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A New Concern for Vendors Doing Business with Companies in Chapter 11


June 29, 2010

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4 minutes


The March 16, 2010 decision issued by the Eleventh Circuit in In re Delco Oil Co., 2010 WL 918058 puts vendors at risk for the claw back of payments they receive for goods or services purchased by companies in Chapter 11 bankruptcy.

In Delco, a vendor supplied $2 million worth of goods to Delco, a Florida-based motor fuel distributor and gas station operator that was in Chapter 11 bankruptcy. Delco paid the vendor for the goods in the ordinary course of doing business. It turned out, however, that the bankrupt Delco needed, but did not get, permission from the bankruptcy court to use its cash. The court ordered the vendor to return to the bankruptcy estate the money it received as payment from Delco. The vendor appealed twice, but both the district court and the Eleventh Circuit af-firmed the bankruptcy court decision.With the Delco decision in place, vendors that accept payments from a debtor that does not have the authority to use its cash are at risk for the bankruptcy trustee to try and claw back those payments, even if the vendor provided goods or services to the debtor. Particularly if you are a vendor dealing with a company that has filed bankruptcy in Alabama, Florida or Georgia, you will need to make sure that the debtor either has authority or needs no authority to use its cash. And, unless or until other courts reject Delco, it would be prudent for vendors to make sure that all debtors they are dealing with have or do not need authority to use their cash, regardless of where the debtor filed for bankruptcy.

Behind The Delco Decision
The Bankruptcy Code provides that when a debtor files for Chapter 11 and there is a creditor that has a lien on the debtor’s assets, the debtor must either have approval from its secured creditor or seek permission from the bankruptcy court in order to continue using cash that might serve as collateral for the secured creditor.

Before Delco, no court had ruled that unauthorized payments made by a Chapter 11 deb-tor could be clawed back from a vendor that provided goods and received payment. It was pretty safe to assume that if the debtor ordered goods or services, it could pay for them with money that it was making from the sale of its own goods or services. In most Chapter 11 cases, this approval and a court order allowing the use of cash happens in the first few days after the debtor files. If approval is not granted, typically the debtor shuts down and the case is converted to Chapter 7 liquidation. Receiving payment from a debtor in Chapter 11 rarely required investigation into whether such payment was authorized.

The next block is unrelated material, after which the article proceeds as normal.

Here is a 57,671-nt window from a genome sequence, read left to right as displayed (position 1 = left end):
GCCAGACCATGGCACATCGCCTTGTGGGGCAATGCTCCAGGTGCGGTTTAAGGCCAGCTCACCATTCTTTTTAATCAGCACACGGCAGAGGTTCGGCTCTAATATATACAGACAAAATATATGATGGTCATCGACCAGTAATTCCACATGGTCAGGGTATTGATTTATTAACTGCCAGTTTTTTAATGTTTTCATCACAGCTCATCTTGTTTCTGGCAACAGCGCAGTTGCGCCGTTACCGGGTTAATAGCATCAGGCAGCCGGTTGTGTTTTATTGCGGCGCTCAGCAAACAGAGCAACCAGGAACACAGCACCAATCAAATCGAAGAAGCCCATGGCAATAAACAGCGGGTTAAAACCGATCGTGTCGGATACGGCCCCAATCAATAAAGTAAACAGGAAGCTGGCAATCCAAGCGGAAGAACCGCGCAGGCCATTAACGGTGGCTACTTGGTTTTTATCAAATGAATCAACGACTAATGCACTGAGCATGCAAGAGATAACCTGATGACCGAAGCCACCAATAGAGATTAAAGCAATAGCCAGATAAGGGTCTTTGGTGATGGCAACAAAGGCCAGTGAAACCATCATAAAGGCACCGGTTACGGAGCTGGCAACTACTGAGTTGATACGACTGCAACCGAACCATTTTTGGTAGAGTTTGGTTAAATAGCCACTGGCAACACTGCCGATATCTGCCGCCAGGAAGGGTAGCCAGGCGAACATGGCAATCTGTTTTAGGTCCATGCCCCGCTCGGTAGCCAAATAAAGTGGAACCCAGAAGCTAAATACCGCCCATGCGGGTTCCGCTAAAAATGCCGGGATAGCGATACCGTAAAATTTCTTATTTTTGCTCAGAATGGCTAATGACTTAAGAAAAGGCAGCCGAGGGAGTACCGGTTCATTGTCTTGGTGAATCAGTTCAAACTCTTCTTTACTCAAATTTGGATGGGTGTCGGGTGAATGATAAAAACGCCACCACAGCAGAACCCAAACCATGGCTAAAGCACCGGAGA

Critique of Delco Decision

Delco seems to be a bad decision due to the burden it puts on the vendor, and due to the delay it may cause a debtor in procuring necessary goods and services.

The unusual thing about Delco is that the facts were quite favorable to the vendor. It was uncontested that the debtor received goods of a value that were at least equal to the amount paid to the vendor. It also was uncontested that the vendor acted in good faith and did not know that the debtor lacked authority to use cash collateral. The vendor argued that no one was harmed by the payment.

On the other hand, a secured creditor may oppose the debtor’s use of cash when it has determined that its collateral position is deteriorating with no way to shore it up. The secured creditor also may object to the use of cash because the lender has determined that there is no way the debtor could propose a feasible Chapter 11 plan for repayment. In other instances, there may be extreme mismanagement. Regardless, when a secured lender is able to make a case that the debtor should not use its cash collateral – as was the case in Delco – then the secured creditor whose position is deteriorating daily may be harmed if its cash collateral is paid to third parties.

Right or wrong, Delco can’t be ignored. Even though most debtors are permitted to use cash collateral, at least in some limited way, at the beginning of a Chapter 11 case, we recommend that vendors check to see if the debtor is authorized to use cash prior to selling the debtor any goods or services.

For a more detailed examination of the Delco case, click on the link below to see an article by Jonathan Friedland and Bill Schwartz published in the ABI Journal.

Punishing the Innocent_Lessons From Delco Oil.pdf

Filed under: Corporate, Financial Services & Restructuring

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